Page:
Lalo Schifrin - Black Widow/Towering Toccata [Robinsongs/Cherry Red Records - 2016]Argentinean Lalo Schifrin was most known & respected as a soundtrack composer in the late 1960’s through to the 1980’s. Composing classic US TV themes such as The Man from U.N.C.L.E & Mission Impossible. And celebrated & recognisable soundtracks for the likes of the Dirty Harry films, Enter The Dragon, The Amityville Horror, Bullitt, and many others. Here we have a reissue of two of his none soundtrack albums from the late 1970’s, and they are great/ classy blends of disco, jazz, and fusion.
This 2016 reissue appears on Robinsongs- which is another one of the great Cherry Red family of labels. And as you expect you get a nice presentation, with CD coming in a clear jewel case. This features a 12 page full colour inlay booklet, which takes in a new four page write-up about Schifrin, and both albums. As well a reproduction of single labels/ covers, and full album line-up listings.
Both albums are crammed onto one disc- so there are no sonic extras here. And first out of the gate we have the album Black Widow- this is from 1976, and takes in eight tracks. At the centre of the album, arranging & composing is Mr Schifrin- who also plays piano & keyboards. He’s joined by coming up to twenty other musicians, who add in brass section, more keyboards, flute, guitars, percussion, and violins. The eight tracks take in a selection of own compositions, jazz standards( given a disco edge), a exotica classic( in the form of a near unrecognisable take on Les Baxter’s Quite Village), and a few original takes on soundtrack themes. The most known track on the album is his take on John William’s theme for Jaws, which was released as a single- his arrangement on this most recognisable piece of music is most original & creative, bringing in this great wow wow funk groove, multiple percussive layers, jazzy Hammond organ fills, and swinging flute leads. The other seven tracks are none too shabby either, featuring great and creative arrangements, Disco grooves, and some great musicianship.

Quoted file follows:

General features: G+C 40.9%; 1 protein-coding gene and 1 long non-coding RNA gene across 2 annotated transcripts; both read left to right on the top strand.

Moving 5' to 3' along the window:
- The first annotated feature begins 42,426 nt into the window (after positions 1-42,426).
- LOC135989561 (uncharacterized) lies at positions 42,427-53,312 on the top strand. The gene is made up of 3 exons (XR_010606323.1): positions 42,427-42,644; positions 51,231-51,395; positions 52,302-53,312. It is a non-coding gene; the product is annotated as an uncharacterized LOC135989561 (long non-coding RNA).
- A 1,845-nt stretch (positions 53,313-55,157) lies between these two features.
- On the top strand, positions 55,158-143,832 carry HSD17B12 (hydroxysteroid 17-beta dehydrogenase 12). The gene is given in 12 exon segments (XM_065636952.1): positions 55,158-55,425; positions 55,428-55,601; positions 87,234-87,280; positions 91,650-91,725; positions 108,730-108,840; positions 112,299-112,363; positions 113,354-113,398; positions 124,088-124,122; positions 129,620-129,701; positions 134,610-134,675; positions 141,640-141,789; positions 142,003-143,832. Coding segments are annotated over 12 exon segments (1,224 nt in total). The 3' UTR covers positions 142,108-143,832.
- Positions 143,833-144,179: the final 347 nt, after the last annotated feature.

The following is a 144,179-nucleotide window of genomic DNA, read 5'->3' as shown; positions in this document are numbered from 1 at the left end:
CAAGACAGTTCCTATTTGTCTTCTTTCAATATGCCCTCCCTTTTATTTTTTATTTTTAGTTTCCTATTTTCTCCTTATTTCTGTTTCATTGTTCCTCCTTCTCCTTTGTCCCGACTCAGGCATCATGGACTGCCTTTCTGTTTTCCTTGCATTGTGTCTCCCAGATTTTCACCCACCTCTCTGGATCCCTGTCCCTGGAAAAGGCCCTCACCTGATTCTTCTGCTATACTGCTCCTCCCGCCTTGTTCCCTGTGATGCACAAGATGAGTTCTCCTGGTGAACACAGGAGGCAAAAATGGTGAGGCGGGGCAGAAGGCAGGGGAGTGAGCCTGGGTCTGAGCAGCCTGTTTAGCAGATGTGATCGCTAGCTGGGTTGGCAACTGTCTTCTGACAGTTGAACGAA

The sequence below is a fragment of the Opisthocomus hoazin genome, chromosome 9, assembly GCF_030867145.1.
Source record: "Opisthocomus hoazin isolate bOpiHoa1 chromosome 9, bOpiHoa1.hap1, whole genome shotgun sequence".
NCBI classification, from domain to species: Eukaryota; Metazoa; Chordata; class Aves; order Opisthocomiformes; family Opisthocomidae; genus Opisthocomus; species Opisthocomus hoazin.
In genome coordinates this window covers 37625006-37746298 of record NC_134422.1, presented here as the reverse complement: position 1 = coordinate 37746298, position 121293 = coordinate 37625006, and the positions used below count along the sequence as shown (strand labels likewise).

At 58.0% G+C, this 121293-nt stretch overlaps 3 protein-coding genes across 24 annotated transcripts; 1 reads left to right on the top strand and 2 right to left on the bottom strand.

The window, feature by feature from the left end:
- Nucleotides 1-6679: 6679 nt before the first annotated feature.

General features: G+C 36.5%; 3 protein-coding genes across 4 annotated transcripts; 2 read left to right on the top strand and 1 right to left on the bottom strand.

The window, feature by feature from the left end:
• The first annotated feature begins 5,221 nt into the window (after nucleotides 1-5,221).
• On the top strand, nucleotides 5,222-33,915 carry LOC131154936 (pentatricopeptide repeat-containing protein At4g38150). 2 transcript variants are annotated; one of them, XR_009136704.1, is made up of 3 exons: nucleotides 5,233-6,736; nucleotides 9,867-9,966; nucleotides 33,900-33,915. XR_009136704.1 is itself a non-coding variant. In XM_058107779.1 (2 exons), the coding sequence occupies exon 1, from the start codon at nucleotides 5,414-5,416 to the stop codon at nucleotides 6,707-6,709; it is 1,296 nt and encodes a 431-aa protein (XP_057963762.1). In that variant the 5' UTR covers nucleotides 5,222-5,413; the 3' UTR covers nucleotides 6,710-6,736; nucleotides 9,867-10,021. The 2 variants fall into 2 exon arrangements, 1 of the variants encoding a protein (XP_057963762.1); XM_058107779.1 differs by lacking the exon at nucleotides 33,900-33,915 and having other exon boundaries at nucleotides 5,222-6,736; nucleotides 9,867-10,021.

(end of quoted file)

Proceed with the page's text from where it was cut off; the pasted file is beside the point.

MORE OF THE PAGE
The second album here is 1977’s Towering Toccata, and this features another eight tracks. Once again Mr Schifrin is arranging & composing, as well as playing piano & keyboard. Sonically it once again features brass section, keyboards, flutes, guitars & percussion- with the addition of Viola & Cello. This album is often seen of the lesser of the two, as many critics accuse it of treading similar ground- but I’d say it’s just as good, and in some ways better than Black Widow. As the arrangement are just as effective, but you also get change of pace too on a few tracks- so it’s not all upbeat disco, with some more mellow/ romantic moment coming into play too. Once again the eight tracks are a blend of covers, own compositions, and a soundtrack cover in the form of his take on John Barry’s theme from King Kong.
In summing if you fancy something disco bound, that’s has a bit more depth & creativity than much of the genre’s often throw away charm, then this reissue is very worthy of your time & effort. Roger Batty